One of the oddities of generative AI is that it tends to “hallucinate,” conjuring up text that seems correct but isn’t. ChatGPT can present faulty findings in the confident tone of a mansplaining pathological liar.
Ashley Binetti Armstrong, an assistant clinical professor at University of Connecticut School of Law, tested ChatGPT in January, asking it to perform routine research and writing tasks related to her state’s land use statutes.
She found it fabricated cases and citations, and even applied findings from these made-up disputes in drafting a hypothetical legal memo about a new client. When she later pressed ChatGPT about its answers, it apologized and acknowledged it had not actually been trained on legal databases.
That won’t fly for the law, in which accuracy is vital and misleading the court can have dire consequences. Canadian courts are already weighing in on the use of generative AI in submissions.
In June, the Yukon Supreme Court and Manitoba Court of King’s Bench put out practice directives requiring lawyers to disclose when and how they used AI. Manitoba Chief Justice Glenn Joyal stated there are “legitimate concerns” about the reliability and accuracy of information derived from AI.
The Supreme Court of Canada and the Canadian Judicial Council, which oversees federally appointed judges, are both considering their own directives.
It’s a problem software vendors know they must address. “It’s actually quite a task to get these models to not come up with an invented response,” said Mr. Alarie. As his startup has developed Ask Blue J, “we’ve spent a lot of time to get it to say, ‘I don’t know,’ if it doesn’t have the answer from an authoritative source.”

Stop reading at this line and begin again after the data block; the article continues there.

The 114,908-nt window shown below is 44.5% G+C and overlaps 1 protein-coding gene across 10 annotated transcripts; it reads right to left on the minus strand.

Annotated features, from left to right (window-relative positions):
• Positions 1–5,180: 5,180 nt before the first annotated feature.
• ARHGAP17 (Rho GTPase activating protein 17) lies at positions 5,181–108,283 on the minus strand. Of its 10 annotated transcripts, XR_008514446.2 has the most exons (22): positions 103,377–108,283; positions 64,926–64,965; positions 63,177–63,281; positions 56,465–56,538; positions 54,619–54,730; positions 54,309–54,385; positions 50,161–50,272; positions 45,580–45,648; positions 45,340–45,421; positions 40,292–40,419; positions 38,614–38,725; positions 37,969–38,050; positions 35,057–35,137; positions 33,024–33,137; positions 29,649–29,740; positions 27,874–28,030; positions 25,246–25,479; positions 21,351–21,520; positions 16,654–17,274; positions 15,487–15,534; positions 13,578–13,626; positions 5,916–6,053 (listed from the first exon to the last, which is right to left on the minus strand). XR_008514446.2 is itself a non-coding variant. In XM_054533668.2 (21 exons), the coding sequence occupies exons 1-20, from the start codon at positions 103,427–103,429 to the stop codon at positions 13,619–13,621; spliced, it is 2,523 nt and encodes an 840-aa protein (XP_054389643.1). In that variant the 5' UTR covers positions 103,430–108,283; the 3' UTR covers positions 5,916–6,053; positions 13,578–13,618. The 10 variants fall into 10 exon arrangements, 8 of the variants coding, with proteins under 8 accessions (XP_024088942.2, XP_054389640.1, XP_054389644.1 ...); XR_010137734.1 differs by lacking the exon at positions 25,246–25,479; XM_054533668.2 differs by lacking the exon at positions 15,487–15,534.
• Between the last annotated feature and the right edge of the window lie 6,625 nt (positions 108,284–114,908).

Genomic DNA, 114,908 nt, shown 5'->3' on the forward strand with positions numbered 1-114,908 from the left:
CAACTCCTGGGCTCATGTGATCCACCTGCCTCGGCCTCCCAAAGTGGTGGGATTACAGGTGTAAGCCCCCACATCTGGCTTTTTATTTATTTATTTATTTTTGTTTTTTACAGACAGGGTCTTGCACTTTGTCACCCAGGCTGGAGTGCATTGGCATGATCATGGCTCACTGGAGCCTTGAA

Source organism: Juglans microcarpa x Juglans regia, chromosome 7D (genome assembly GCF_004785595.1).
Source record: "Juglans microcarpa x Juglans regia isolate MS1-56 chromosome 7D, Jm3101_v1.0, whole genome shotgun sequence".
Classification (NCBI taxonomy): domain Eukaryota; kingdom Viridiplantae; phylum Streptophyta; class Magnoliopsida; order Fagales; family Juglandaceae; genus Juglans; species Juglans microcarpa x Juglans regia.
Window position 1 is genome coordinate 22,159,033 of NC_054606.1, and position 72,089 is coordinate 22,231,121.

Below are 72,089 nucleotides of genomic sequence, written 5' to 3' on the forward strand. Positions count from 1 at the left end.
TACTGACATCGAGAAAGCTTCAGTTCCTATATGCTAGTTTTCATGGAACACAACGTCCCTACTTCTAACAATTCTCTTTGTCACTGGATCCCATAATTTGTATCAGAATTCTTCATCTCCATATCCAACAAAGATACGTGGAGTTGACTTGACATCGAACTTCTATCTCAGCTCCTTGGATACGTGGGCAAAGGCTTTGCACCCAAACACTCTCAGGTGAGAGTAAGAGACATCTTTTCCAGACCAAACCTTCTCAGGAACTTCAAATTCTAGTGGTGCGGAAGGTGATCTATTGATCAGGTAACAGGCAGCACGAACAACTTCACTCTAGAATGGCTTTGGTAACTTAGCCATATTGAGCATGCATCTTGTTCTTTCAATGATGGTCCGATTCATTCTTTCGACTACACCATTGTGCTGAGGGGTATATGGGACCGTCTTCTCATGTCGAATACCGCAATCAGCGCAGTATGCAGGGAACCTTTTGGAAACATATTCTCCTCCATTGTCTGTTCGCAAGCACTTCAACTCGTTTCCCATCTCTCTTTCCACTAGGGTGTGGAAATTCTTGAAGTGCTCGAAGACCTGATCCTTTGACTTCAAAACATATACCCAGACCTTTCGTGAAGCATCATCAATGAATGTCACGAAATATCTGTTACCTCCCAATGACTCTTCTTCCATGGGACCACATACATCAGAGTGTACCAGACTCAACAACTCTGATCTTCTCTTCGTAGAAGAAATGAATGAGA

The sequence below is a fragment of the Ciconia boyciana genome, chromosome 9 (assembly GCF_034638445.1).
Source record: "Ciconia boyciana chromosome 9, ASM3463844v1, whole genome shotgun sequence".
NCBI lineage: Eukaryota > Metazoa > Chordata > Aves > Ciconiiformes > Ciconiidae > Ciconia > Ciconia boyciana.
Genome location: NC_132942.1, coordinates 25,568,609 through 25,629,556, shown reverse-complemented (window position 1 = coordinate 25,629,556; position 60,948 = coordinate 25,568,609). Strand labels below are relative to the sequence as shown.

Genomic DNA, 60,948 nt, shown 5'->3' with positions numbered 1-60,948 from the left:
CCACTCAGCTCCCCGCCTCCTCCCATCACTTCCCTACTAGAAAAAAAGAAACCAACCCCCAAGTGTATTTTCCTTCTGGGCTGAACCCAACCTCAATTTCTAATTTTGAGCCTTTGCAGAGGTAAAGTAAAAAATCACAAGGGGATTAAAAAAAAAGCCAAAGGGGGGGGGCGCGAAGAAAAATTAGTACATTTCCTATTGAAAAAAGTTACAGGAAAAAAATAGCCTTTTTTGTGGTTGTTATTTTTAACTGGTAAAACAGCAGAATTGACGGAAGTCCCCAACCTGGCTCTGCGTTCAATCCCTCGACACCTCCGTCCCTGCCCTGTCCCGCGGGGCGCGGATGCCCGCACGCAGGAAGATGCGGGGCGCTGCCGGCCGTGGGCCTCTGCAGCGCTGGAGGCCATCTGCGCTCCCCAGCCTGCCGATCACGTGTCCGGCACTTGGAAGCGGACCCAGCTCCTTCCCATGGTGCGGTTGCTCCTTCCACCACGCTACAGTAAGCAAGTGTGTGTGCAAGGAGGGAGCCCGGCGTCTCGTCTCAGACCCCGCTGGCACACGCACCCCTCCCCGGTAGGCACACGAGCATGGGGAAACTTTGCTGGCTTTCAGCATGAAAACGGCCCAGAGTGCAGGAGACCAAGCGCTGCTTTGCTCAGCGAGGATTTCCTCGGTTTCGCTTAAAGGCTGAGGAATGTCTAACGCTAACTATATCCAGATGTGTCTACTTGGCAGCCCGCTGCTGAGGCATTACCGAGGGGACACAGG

Ask Blue J initially responded “I don’t know” about half the time; it’s down to less than 30 per cent. That’s still frustrating for users. “We’ve basically eliminated hallucinations, now we need to reduce the number of times it’s saying ‘I don’t know’” to near zero, he said.
For Alexi, the solution is to have an employee review each research brief it generates for clients. “It’s important to ensure we meet these industry grade requirements our customers demand,” Mr. Doble said. “This human-in-the-loop paradigm approach is the right one for building domain-specific AI.”
That’s where incumbents have a built-in advantage: They can marry the capabilities of generative AI to their vast databases of documents. To create successful legal generative AI products, “you have to have authoritative data and need content to provide context and the foundation for any of these solutions,” said Mr. Wong of Thomson Reuters.
LexisNexis’s generative AI chatbot, known as Lexis + AI, answers research questions, summarizes issues and generates drafts of demand letters and other legal documents. Mr. Wright said the product, now being tested by early clients, validates the answers from large language models against its database, so “there’s no scenario where it will create citations that don’t exist or gives you ones that don’t exist in our database. We know [clients] need reliable information so models can’t hallucinate. Our tools are built from the ground up to address those concerns,” as well as privacy concerns, ensuring private client data doesn’t get fed back into the models.
Mr. Doble says Alexi also has access to “a sufficiently large data set of primary law that enables us to compete. We license where we need to and have agreements with many organizations to make this possible. This is no longer a big advantage” for incumbents. “The next 10 years will be difficult for companies like Thomson Reuters and LexisNexis to adapt and evolve.”
The incumbents will have to keep innovating to prevent getting outfoxed by the startups – or spend big to buy them, as some have started to do. But the case is just getting under way.
With reports from James Bradshaw and Irene Galea